US Bancorp triumphs in first RDRP case


Minneapolis-based US Bancorp has become the first successful complainant under the Restrictions Dispute Resolution Policy (RDRP) for '.biz'. The domain names '' and '' were the subject of a consolidated case brought under both the RDRP and the Uniform Domain Name Dispute Resolution Policy (UDRP) against Oregon resident Frederick Scalise.

A major difference between the RDRP and the UDRP is that a complainant in an RDRP case only has to demonstrate that the domain name at issue was not registered or used in connection with a bona fide commercial purpose. In order to succeed under the UDRP, the complainant must demonstrate each of the following:

  • that the domain name is identical or confusingly similar to its trademark or service mark;

  • that the registrant has no rights or legitimate interest in the domain name; and

  • that the domain name was registered and is being used in bad faith.

Scalise claimed that he had registered '' exclusively for use with a website to criticize US Bancorp, with no intention to sell or lease the domain name. US Bancorp contended that (i) such a use did not constitute a bona fide business or commercial purpose under the RDRP, and (ii) the name had been registered with the additional purpose of selling or leasing it for compensation, in violation of the '.biz' registration restrictions.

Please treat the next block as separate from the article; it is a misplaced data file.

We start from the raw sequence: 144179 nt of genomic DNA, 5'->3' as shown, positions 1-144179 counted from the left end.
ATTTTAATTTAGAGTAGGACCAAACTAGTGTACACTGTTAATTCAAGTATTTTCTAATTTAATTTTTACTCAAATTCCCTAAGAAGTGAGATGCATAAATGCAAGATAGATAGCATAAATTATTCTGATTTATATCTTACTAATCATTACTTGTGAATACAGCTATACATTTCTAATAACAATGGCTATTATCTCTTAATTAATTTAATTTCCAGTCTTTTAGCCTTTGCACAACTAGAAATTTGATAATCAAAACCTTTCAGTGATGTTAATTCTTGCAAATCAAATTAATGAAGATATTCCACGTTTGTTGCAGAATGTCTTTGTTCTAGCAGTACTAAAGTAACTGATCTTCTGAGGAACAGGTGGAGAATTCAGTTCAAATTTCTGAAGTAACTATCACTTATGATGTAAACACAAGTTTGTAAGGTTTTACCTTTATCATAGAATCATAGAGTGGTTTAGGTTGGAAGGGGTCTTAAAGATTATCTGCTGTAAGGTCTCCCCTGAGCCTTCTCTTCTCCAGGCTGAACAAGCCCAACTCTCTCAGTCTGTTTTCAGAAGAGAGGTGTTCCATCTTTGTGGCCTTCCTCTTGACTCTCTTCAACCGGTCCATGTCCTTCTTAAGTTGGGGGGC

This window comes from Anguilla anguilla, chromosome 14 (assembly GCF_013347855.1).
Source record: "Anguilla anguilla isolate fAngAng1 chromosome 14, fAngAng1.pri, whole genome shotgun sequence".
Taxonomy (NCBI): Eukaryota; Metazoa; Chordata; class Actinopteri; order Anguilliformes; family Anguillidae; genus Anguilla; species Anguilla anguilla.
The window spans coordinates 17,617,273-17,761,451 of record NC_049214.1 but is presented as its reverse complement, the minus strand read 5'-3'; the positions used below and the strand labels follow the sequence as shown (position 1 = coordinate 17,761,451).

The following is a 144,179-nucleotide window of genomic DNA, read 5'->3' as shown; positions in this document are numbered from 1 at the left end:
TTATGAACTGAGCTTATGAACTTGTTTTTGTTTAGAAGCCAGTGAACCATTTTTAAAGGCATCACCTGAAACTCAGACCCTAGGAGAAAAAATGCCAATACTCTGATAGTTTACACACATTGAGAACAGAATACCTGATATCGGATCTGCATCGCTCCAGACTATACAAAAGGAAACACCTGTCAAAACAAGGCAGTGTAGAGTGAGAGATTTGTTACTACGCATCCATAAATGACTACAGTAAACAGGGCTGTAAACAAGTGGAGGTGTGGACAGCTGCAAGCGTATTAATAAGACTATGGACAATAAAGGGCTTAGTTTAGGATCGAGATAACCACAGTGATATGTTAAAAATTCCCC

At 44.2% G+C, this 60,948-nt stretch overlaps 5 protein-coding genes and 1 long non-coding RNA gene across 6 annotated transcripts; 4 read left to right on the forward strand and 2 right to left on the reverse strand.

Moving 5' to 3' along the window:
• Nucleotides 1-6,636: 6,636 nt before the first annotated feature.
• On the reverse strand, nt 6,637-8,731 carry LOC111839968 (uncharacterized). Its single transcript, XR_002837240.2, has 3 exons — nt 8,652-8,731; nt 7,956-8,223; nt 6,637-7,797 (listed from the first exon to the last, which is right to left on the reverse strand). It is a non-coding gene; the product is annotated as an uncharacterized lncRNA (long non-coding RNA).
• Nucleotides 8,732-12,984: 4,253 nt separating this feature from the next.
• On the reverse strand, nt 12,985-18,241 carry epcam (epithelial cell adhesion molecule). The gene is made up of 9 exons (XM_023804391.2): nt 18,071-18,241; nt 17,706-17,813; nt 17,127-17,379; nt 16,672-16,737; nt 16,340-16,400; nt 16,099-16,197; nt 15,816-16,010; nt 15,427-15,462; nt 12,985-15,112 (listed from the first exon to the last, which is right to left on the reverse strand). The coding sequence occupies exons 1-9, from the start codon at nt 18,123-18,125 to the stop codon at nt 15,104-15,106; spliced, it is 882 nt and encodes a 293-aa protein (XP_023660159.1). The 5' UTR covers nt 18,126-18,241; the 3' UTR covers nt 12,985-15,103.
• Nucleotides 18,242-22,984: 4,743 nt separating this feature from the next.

Panellist M Kelly Tillery agreed with US Bancorp that Scalise had not used '' for a bona fide business or commercial purpose, and therefore ordered its transfer. He also concluded that the bank had satisfied the three-prong UDRP test and ordered the transfer '' as well.

James L Bikoff and Patrick L Jones, Silverberg Goldman & Bikoff, Washington DC

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